Breastfeeding education for increased breastfeeding duration
Breastfeeding has many health benefits for both the mother and infant. Breast milk contains all the nutrients an infant needs in the first six months of life.
Breastfeeding protects against diarrhoea and common childhood illnesses such as pneumonia, and may also have longer-term health benefits for the mother and child, such as reducing the risk of overweight and obesity in childhood and adolescence. Breastfeeding has also been associated with higher intelligence quotient (IQ) in children.
WHO recommends that infants should be exclusively breastfed for the first six months of life to achieve optimal growth, development and health. Thereafter, to meet their evolving nutritional requirements, infants should receive nutritionally adequate and safe complementary foods, while continuing to breastfeed for up to two years or beyond.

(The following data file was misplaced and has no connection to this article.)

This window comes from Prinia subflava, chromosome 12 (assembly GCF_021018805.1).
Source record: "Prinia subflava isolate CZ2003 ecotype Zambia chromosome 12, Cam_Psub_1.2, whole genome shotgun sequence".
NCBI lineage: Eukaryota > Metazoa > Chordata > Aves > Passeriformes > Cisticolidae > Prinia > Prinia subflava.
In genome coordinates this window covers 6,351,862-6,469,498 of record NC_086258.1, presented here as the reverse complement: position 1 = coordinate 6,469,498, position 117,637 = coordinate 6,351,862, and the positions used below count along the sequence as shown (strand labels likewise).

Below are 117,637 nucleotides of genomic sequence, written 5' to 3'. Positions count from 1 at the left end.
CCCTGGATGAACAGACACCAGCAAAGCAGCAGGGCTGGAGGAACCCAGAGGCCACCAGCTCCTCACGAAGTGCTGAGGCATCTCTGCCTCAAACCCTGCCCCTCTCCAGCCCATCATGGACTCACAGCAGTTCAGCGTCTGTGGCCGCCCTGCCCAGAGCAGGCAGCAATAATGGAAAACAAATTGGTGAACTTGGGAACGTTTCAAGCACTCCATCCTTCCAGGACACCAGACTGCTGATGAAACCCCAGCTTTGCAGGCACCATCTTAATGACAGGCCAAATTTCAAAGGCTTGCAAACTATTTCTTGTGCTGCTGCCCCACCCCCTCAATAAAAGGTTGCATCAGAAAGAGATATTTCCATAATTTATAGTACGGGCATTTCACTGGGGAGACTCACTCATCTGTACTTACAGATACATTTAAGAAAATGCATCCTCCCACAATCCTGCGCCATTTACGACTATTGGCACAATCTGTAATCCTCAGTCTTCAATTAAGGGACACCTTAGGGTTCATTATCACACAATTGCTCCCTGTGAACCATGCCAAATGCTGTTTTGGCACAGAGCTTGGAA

Evidence suggests that educational interventions during pregnancy (e.g. peer counselling, lactation consultation or formal breastfeeding education) may increase the duration of breastfeeding, however, further research is needed before specific recommendations can be made.
Further research is needed before specific recommendations can be made.
Status: not currently available
Related Cochrane reviews
Other related systematic reviews
Interventions to improve breastfeeding outcomes: a systematic review and meta-analysis
Breastfeeding promotion interventions and breastfeeding practices: a systematic review
Breastfeeding Peer Counseling: From Efficacy through Scale-up